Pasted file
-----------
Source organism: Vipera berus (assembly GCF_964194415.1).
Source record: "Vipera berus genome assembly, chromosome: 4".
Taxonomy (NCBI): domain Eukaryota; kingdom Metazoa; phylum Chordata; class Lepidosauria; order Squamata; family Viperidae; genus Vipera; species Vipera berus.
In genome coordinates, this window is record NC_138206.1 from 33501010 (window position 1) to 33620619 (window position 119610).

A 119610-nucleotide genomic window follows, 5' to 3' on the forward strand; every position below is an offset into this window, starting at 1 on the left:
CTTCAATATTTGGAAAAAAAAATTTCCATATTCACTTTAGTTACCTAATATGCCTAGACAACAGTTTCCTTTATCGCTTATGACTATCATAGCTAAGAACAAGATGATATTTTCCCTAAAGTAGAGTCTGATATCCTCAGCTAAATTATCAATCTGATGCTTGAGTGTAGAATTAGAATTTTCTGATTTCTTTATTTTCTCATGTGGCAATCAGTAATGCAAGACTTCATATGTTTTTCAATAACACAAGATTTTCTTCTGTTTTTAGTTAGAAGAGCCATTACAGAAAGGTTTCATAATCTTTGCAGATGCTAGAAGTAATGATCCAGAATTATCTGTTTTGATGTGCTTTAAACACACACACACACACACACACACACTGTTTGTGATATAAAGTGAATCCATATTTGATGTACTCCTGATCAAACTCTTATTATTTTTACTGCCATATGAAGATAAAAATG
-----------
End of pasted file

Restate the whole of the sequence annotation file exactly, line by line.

Source organism: Vipera berus (assembly GCF_964194415.1).
Source record: "Vipera berus genome assembly, chromosome: 4".
Taxonomy (NCBI): domain Eukaryota; kingdom Metazoa; phylum Chordata; class Lepidosauria; order Squamata; family Viperidae; genus Vipera; species Vipera berus.
In genome coordinates, this window is record NC_138206.1 from 33501010 (window position 1) to 33620619 (window position 119610).

A 119610-nucleotide genomic window follows, 5' to 3' on the forward strand; every position below is an offset into this window, starting at 1 on the left:
CTTCAATATTTGGAAAAAAAAATTTCCATATTCACTTTAGTTACCTAATATGCCTAGACAACAGTTTCCTTTATCGCTTATGACTATCATAGCTAAGAACAAGATGATATTTTCCCTAAAGTAGAGTCTGATATCCTCAGCTAAATTATCAATCTGATGCTTGAGTGTAGAATTAGAATTTTCTGATTTCTTTATTTTCTCATGTGGCAATCAGTAATGCAAGACTTCATATGTTTTTCAATAACACAAGATTTTCTTCTGTTTTTAGTTAGAAGAGCCATTACAGAAAGGTTTCATAATCTTTGCAGATGCTAGAAGTAATGATCCAGAATTATCTGTTTTGATGTGCTTTAAACACACACACACACACACACACACACTGTTTGTGATATAAAGTGAATCCATATTTGATGTACTCCTGATCAAACTCTTATTATTTTTACTGCCATATGAAGATAAAAATG